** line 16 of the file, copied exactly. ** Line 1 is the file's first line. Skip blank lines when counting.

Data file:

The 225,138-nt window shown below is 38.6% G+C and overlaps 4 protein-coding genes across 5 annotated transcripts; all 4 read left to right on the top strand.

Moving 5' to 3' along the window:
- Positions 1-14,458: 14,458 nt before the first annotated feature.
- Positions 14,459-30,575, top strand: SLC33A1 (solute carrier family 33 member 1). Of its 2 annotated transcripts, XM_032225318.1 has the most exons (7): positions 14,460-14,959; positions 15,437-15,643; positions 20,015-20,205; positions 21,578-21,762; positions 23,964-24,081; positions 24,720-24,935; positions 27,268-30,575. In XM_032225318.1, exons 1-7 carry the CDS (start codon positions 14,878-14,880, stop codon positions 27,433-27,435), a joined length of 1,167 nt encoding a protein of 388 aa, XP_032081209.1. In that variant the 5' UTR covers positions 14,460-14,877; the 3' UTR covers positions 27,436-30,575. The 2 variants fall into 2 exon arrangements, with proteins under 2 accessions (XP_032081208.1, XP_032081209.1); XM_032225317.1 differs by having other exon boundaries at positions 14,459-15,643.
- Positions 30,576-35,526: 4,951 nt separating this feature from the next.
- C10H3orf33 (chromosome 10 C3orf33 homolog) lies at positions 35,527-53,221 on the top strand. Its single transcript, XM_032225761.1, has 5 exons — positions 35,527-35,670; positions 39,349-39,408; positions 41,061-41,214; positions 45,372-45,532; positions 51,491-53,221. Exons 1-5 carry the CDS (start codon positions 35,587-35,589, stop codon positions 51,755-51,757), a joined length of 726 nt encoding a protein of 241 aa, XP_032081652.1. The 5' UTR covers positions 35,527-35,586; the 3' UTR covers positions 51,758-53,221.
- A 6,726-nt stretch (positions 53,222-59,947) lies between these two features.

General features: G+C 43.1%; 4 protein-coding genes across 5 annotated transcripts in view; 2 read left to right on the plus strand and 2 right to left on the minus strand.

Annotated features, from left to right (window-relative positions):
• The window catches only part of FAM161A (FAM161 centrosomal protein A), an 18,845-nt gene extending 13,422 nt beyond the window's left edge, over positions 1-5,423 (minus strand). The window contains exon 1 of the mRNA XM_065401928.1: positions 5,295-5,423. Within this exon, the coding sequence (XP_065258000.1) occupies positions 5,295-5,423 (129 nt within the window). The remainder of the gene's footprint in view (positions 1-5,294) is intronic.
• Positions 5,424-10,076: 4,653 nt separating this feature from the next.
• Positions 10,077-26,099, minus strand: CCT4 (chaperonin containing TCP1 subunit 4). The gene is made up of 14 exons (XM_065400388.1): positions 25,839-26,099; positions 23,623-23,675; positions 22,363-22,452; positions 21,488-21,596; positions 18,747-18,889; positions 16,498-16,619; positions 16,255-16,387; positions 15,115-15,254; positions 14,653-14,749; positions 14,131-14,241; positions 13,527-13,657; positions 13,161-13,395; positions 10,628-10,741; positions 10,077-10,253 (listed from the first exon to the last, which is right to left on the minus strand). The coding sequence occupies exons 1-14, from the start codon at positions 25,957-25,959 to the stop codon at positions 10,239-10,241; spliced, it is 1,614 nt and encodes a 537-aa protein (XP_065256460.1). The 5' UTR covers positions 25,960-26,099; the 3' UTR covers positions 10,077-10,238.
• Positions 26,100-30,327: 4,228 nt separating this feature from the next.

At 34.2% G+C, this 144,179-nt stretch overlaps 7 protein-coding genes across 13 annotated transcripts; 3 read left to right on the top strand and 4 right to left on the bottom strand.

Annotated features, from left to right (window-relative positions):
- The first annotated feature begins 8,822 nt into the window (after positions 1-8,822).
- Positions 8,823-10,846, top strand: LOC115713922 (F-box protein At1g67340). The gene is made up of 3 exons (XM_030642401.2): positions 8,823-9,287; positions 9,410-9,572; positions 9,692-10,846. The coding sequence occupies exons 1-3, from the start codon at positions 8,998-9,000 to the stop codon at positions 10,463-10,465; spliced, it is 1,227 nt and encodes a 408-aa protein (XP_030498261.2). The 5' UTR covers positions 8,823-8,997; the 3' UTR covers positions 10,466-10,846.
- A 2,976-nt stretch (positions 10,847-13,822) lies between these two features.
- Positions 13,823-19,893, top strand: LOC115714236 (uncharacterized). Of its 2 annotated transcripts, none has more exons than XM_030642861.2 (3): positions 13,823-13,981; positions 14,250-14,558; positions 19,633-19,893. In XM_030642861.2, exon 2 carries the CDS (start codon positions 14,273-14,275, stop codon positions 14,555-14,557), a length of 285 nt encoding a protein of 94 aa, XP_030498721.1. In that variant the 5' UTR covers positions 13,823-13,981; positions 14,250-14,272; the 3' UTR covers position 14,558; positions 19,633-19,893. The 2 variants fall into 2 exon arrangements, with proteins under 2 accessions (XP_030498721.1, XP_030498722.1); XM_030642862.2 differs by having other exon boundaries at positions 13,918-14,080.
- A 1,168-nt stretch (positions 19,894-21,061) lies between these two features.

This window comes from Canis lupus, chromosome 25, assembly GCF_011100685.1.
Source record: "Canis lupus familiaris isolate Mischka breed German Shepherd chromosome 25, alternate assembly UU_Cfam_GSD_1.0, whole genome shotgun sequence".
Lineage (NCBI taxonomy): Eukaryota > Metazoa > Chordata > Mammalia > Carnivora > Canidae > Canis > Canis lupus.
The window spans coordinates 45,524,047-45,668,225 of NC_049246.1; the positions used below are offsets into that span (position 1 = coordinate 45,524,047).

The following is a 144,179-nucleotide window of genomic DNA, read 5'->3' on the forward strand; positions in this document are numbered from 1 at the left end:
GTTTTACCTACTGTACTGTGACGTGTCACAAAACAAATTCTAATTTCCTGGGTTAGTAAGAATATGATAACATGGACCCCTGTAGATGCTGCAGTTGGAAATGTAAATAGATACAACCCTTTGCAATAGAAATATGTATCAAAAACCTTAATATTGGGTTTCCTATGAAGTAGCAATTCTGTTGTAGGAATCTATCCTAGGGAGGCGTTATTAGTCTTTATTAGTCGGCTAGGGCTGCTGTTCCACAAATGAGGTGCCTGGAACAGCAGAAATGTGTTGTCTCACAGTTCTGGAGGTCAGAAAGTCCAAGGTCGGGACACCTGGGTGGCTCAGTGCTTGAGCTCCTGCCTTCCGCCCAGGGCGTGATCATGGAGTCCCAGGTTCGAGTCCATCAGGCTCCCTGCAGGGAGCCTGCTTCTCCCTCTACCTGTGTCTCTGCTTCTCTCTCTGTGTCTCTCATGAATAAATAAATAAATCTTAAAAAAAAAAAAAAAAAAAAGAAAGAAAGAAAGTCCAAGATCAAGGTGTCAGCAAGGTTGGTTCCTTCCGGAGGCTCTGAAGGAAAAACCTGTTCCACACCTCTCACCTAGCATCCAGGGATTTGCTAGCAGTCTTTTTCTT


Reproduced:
- The first annotated feature begins 8,822 nt into the window (after positions 1-8,822).